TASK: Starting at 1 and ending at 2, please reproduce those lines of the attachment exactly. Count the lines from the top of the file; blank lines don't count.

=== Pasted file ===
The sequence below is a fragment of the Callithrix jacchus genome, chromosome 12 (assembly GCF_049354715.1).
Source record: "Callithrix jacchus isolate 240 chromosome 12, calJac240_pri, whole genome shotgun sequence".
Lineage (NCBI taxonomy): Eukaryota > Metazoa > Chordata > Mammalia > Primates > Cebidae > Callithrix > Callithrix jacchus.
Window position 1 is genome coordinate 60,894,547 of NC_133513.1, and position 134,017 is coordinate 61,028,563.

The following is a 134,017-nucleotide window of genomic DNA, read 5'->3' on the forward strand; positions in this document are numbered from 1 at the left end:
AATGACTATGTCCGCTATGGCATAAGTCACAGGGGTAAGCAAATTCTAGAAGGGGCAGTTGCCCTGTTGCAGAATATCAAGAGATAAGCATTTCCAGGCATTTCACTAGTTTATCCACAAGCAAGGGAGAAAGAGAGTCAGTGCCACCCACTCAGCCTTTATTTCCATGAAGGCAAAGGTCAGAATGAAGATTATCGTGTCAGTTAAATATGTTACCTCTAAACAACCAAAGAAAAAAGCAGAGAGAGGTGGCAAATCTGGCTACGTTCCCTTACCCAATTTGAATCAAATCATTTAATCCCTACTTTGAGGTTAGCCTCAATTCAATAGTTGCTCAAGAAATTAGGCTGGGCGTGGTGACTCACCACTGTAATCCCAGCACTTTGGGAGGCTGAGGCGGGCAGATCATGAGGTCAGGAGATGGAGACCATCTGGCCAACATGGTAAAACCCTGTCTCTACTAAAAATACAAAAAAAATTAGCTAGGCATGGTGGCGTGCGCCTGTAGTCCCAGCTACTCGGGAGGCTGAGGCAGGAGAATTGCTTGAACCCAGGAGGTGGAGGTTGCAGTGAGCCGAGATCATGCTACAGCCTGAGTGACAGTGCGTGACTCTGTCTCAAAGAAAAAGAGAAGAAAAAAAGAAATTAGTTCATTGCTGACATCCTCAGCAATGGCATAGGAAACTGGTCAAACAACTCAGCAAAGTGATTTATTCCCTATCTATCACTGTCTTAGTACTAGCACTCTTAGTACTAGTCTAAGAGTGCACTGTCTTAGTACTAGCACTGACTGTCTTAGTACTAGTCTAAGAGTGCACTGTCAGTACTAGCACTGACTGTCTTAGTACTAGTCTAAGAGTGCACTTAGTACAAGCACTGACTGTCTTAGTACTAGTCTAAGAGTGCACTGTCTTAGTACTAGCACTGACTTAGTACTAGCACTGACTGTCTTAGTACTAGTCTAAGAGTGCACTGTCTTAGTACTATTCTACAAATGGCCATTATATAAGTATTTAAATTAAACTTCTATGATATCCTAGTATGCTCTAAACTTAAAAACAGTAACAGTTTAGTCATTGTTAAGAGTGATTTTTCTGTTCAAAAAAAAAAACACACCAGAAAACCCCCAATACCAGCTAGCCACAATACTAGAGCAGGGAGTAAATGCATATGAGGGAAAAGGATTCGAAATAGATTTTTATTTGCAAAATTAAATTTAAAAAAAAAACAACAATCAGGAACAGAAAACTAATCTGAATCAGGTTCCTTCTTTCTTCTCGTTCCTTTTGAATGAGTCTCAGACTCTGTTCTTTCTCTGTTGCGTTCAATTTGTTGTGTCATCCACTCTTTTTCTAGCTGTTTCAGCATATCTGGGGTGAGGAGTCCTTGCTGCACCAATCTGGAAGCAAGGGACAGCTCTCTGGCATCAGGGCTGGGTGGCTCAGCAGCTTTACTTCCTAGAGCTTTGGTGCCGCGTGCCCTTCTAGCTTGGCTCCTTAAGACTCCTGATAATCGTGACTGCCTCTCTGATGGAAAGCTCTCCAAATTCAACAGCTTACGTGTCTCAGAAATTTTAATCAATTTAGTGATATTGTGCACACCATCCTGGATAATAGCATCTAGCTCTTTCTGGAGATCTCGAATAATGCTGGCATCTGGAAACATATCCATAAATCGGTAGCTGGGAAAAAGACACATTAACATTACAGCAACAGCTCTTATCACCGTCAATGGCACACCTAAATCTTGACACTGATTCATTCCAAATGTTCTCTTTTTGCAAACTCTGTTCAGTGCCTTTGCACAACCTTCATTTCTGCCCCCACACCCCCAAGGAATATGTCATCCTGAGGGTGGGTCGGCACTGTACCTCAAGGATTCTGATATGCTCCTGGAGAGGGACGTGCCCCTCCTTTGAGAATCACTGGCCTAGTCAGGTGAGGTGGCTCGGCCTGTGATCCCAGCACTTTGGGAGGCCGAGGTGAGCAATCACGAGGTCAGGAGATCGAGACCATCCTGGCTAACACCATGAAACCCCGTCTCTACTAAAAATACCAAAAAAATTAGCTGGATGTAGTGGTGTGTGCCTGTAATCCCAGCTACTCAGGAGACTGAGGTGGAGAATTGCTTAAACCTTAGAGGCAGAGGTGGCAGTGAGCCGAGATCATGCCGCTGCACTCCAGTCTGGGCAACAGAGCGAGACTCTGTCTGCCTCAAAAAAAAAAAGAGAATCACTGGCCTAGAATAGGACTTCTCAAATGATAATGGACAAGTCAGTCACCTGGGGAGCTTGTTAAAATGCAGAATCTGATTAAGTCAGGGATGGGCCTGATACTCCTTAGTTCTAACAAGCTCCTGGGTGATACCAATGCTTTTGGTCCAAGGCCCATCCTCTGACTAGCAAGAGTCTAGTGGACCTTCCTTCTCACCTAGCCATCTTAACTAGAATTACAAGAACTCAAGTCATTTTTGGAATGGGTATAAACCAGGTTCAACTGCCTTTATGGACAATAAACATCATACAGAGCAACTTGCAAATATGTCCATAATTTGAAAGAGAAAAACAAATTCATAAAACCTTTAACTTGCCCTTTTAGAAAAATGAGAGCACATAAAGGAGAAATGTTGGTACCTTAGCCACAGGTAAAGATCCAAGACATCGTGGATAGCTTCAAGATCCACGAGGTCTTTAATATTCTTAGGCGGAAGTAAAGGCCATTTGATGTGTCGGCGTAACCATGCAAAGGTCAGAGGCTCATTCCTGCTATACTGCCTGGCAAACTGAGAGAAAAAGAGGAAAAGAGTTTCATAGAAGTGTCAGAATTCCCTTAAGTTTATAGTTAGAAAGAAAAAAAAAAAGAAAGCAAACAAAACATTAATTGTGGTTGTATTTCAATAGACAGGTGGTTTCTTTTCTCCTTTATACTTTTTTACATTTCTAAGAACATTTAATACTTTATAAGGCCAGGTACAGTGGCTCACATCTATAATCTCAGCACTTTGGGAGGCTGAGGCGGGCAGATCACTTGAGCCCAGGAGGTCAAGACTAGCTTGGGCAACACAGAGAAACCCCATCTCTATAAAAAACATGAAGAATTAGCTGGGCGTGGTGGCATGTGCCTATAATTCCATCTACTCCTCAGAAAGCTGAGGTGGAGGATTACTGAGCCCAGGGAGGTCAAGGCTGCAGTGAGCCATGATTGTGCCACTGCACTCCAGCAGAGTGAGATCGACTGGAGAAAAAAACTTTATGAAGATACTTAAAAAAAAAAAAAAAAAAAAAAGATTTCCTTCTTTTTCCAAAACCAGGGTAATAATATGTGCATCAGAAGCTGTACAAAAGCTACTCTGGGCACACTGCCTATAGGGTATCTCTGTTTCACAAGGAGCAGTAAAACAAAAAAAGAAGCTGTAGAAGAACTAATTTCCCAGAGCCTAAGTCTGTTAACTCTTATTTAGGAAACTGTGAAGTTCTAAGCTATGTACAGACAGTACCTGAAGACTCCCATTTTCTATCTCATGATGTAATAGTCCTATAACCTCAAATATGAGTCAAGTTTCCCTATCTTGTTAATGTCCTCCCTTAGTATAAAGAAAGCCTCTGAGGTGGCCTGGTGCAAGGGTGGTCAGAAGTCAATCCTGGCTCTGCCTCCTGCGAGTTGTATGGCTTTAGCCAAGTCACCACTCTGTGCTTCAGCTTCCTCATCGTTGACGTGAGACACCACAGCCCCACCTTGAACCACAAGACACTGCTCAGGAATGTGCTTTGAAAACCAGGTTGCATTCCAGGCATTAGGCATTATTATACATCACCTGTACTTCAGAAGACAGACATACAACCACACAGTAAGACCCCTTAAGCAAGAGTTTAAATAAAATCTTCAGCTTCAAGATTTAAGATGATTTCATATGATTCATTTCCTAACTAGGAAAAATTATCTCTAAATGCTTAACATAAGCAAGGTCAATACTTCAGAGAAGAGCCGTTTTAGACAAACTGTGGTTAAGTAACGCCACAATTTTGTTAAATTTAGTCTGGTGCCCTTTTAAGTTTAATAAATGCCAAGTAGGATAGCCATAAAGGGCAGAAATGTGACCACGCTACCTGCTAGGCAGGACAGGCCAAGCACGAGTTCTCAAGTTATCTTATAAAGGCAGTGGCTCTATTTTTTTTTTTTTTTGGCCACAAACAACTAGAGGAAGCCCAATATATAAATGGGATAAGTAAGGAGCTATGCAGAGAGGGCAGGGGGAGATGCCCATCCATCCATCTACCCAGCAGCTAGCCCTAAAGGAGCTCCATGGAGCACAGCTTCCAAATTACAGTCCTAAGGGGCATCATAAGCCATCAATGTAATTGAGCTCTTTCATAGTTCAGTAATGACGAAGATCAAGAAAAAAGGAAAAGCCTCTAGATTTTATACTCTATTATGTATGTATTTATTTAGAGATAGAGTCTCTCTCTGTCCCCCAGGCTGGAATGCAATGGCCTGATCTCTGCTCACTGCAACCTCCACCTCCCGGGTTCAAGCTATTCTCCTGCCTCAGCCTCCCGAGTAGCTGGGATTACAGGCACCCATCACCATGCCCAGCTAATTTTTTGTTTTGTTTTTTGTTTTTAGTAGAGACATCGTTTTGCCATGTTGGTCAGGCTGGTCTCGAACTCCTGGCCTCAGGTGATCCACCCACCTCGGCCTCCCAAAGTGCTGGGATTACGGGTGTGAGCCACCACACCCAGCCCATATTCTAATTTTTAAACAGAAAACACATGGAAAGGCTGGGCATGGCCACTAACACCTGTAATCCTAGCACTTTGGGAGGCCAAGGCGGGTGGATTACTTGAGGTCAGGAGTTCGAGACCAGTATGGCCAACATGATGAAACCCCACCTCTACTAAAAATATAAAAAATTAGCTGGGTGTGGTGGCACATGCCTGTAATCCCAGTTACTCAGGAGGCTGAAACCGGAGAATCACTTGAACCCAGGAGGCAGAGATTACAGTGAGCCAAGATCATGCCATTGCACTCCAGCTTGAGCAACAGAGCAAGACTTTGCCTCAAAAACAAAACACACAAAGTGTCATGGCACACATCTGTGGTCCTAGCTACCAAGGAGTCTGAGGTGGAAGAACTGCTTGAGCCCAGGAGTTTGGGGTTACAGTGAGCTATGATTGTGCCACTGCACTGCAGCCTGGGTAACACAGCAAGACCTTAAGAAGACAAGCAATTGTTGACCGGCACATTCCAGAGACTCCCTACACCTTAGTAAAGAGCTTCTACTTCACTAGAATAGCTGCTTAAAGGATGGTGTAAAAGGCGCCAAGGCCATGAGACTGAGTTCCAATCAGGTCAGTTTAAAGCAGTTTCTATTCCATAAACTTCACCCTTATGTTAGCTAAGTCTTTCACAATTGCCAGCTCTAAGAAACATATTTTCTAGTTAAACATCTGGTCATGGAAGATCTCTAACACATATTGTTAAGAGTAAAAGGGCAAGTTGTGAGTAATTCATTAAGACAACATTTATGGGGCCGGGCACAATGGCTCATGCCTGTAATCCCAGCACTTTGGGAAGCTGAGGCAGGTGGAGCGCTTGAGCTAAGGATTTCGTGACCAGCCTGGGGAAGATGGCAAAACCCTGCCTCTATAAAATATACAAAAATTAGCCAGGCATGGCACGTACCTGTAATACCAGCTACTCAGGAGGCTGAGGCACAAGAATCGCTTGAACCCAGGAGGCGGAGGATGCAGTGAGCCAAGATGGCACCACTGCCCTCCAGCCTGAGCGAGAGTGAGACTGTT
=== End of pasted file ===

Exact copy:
The sequence below is a fragment of the Callithrix jacchus genome, chromosome 12 (assembly GCF_049354715.1).
Source record: "Callithrix jacchus isolate 240 chromosome 12, calJac240_pri, whole genome shotgun sequence".